With players and spectators alike congregating in SW19 for the Wimbledon tennis championships, many local residents are taking advantage and letting out rooms, if not their houses. Although most will focus on the tennis, the Institute of Chartered Accountants in England & Wales (ICAEW) has warned that HMRC will be ‘hawk-eyed’ about rental income and tax due on it.

With the tournament starting on Monday 25th June and lasting for two weeks, many local residents take advantage of the opportunity to let their home on a short-term contract. Other summer events where neighbourhoods can make some extra income include Cowes Week, Henley Regatta and Goodwood races. However homeowners are reminded that it is their duty to inform HMRC of any tax liability and not to wait until they are chased.

Anita Monteith, Tax Manager at the ICAEW, said: “If you rent out a room in your own home, this can count as residential lettings, but you can take advantage of the Rent a Room scheme. This allows you to receive tax-free income of up to £4,250 from letting rooms in your own home each year.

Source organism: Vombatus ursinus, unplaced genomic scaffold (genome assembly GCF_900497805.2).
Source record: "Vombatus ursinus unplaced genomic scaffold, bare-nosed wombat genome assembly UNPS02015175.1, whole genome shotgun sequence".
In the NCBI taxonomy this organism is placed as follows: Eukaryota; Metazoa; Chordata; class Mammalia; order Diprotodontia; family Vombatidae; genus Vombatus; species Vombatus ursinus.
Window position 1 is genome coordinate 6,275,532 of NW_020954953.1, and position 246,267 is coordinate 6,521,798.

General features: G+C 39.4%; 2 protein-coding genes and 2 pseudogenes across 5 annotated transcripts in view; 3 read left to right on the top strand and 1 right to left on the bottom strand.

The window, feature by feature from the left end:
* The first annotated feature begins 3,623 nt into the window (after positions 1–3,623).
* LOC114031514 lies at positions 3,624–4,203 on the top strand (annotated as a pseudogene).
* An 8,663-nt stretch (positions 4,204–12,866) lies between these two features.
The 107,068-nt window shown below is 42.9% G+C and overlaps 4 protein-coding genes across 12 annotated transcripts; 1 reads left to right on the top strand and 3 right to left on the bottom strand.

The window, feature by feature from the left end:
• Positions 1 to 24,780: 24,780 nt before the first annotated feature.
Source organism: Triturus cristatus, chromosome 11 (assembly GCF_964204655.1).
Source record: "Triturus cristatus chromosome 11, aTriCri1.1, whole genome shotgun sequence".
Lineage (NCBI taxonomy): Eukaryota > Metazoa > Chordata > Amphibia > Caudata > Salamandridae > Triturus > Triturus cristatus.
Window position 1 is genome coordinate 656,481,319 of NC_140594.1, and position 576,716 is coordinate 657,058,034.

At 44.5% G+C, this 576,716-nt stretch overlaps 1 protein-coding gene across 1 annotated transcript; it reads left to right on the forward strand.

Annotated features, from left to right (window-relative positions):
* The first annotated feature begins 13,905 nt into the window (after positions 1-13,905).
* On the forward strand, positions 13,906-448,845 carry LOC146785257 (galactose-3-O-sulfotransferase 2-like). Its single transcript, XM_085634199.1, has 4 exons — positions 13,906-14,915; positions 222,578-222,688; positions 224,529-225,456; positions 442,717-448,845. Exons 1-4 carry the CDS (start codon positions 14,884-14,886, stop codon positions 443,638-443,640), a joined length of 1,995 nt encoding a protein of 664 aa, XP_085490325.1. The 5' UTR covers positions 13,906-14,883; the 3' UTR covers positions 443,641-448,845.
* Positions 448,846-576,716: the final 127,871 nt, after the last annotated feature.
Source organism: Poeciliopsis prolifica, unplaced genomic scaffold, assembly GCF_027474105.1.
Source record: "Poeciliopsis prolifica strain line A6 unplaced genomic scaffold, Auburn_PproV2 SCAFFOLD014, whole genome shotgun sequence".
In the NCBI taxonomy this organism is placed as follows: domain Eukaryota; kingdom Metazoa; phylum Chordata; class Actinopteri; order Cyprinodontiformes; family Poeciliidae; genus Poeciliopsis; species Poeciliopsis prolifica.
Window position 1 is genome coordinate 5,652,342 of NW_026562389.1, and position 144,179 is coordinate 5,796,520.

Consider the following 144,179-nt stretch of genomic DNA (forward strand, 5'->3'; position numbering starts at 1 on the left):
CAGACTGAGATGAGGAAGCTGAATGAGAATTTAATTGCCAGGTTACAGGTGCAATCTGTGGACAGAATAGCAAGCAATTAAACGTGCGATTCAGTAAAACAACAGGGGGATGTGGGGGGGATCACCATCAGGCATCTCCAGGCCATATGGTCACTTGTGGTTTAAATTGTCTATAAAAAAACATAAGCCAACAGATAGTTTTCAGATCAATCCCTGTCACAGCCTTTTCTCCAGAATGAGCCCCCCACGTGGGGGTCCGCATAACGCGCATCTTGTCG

“If you let out all or part of any property and receive rent, this is treated for tax purposes as if you are running a rental business. It doesn’t matter if you let just one small flat or many different properties, for tax purposes they will all be treated as a single business. Rent (after expenses have been deducted) is regarded as part of your total UK income as a taxpayer.”

The ICAEW has also warned that HMRC is prepared to chase even small amounts of tax and will take evasion of tax on short-term letting income very seriously. To avoid being caught out, the ICAEW recommends that all such additional income is declared on the self-assessment form and that homeowners should seek professional advice if in any doubt. The income will be taxed at a marginal rate and it may be possible to offset certain costs, such as letting agents’ costs and any mortgage interest paid whilst the property is let.

As well as tax issues, people should also consider other consequences of short-lets such as damage to property and problems with collecting payment from tenants. Further information can be found at www.hmrc.gov.uk